The Grateful Dead: the greatest brand ever
Last weekend I took part in the Music Industry Conference in Syracuse. The two-day conference included panels, guest speakers and a series of great performances. I sat through lecture after lecture about how to get a record deal, the importance of branding and marketing, and what a musician must do to make it big. I left the conference with one thought: I’m glad I’m not a musician.
On Friday night – after the conference had convened for the day – I meandered over to the War Memorial to see two of the living members of the Grateful Dead with the band Furthur.
Bob Weir and Phil Lesh, two guys pushing 70, filled the auditorium with fans from every walk of life. Silver beards grooved alongside soccer moms, drug fiends and clean cut hipsters. There was no base demographic – just Deadheads.
Many people braved the wintry mix all day, spending the morning tailgating in the wind and snow. Some came from hours away without tickets to the sold out show, hoping they could score a deal and see the band.
“Bands don’t just magically gain followers,” said Armand Petri, a music industry professor at SUNY Fredonia. “You’ve got to be out there 24/7. You’ve got to create your brand. You’ve got to market yourselves.”
“It helps to be good looking,” said Larry Luttinger, executive director of CNY Jazz Central. “Good looking people make it in this business.”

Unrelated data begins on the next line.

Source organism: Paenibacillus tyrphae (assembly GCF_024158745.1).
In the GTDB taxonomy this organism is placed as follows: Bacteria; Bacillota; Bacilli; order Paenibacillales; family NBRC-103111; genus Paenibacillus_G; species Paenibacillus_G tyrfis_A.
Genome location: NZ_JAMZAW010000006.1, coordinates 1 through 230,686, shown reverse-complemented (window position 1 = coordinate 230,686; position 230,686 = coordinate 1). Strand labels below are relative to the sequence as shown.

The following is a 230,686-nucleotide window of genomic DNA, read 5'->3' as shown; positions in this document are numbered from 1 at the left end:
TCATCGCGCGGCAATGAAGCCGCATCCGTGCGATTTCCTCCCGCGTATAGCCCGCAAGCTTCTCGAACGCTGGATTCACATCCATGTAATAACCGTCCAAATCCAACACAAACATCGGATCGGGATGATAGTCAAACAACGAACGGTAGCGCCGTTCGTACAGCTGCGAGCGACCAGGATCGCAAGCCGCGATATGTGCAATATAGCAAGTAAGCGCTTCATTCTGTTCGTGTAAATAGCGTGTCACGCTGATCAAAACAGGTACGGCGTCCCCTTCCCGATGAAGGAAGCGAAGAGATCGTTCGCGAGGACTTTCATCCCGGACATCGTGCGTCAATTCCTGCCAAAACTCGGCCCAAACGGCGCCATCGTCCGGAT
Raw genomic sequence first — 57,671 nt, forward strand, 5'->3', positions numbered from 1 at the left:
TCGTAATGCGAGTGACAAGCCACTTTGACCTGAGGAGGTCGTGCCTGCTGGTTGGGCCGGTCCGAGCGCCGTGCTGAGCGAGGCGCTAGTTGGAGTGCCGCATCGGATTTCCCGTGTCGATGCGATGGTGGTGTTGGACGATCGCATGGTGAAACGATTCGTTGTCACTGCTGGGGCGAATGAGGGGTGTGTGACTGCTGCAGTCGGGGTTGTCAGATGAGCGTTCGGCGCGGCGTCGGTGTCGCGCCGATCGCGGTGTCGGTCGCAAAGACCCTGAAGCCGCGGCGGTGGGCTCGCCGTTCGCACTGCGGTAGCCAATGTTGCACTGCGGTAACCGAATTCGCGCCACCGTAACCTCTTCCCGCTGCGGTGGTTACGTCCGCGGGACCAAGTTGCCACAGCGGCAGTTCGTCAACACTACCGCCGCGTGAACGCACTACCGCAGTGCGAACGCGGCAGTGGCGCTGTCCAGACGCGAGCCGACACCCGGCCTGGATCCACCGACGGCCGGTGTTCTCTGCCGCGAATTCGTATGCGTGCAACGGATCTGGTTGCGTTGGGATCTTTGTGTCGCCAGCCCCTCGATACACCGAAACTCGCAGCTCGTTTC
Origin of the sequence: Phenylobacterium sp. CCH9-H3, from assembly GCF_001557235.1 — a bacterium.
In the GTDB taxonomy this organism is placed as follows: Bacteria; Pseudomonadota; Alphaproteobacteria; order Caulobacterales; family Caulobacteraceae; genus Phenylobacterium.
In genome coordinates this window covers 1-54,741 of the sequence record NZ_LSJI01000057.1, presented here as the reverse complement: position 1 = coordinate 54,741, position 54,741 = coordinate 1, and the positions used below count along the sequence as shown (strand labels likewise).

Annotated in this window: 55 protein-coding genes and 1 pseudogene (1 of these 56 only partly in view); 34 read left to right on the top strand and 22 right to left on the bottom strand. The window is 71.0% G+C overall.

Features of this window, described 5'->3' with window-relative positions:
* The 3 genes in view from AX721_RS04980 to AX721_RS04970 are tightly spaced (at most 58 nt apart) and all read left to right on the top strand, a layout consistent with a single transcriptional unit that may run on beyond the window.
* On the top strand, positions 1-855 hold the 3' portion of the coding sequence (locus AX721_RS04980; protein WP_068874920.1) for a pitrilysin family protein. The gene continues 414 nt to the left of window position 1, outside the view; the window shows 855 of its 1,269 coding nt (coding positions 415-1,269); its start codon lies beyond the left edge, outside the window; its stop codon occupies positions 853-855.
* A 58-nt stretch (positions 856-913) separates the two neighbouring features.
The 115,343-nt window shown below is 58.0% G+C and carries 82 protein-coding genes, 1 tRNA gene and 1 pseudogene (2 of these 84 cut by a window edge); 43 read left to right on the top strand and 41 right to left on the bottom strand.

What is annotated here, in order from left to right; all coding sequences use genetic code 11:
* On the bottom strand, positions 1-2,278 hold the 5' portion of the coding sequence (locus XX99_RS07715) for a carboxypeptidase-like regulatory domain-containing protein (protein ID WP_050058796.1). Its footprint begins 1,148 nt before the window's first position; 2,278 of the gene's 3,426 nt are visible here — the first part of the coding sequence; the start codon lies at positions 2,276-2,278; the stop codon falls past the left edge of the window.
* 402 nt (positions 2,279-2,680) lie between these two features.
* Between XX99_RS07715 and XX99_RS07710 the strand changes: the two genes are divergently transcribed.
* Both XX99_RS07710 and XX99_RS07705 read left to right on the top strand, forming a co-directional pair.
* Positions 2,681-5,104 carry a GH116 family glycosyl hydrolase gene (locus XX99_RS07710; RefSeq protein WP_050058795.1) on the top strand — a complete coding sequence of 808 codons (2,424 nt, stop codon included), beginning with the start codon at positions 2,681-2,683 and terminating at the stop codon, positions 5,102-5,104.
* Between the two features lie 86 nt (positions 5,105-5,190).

“Don’t put out records that aren’t your best stuff and aren’t well-produced,” said Matt Ramone of Phil Ramone Music Management.
The Grateful Dead didn’t have Facebook and YouTube with which to create their brand. They allowed tapes of varying quality and content to circulate throughout San Francisco. And they sure as hell weren’t winning any beauty contests.
They grew beards, dropped acid and made up their shows as they went. Most important, they made great music. And they are the most successful touring act in history.
You could argue the band branded and marketed themselves better than anyone in history. But their strategy wasn’t an active one. It was organic. The fans created a community, which eventually became the Grateful Dead brand. Artwork and traditions arose from a group of dedicated Deadheads who followed the band around the country. Do you really think they had a marketing rep standing outside shows handing out grilled cheese sandwiches?
Granted, the Dead spoke to a different generation and existed in a different world than the one we live in today. But with a never-ending supply of bands posting material on the internet and producing CDs at almost no cost, if the Dead were up and coming today, would they have been lost today in a sea of mediocrity?
Musicians today need to be part artist and part salesman. They have to distinguish themselves. They have to network. And they need to get lucky. The lazy-stoner-genius model just isn’t as relevant as it once was.
So what would Jerry Garcia be doing if he had been born 40 years later? Would we see Dead videos popping up on YouTube? Would he be soliciting fans to “like” his page on Facebook. Worse yet – would he be tweeting?
I guess I’m grateful the Dead existed when they did. Who knows if they would have made it today.
Who knows if they would have wanted to.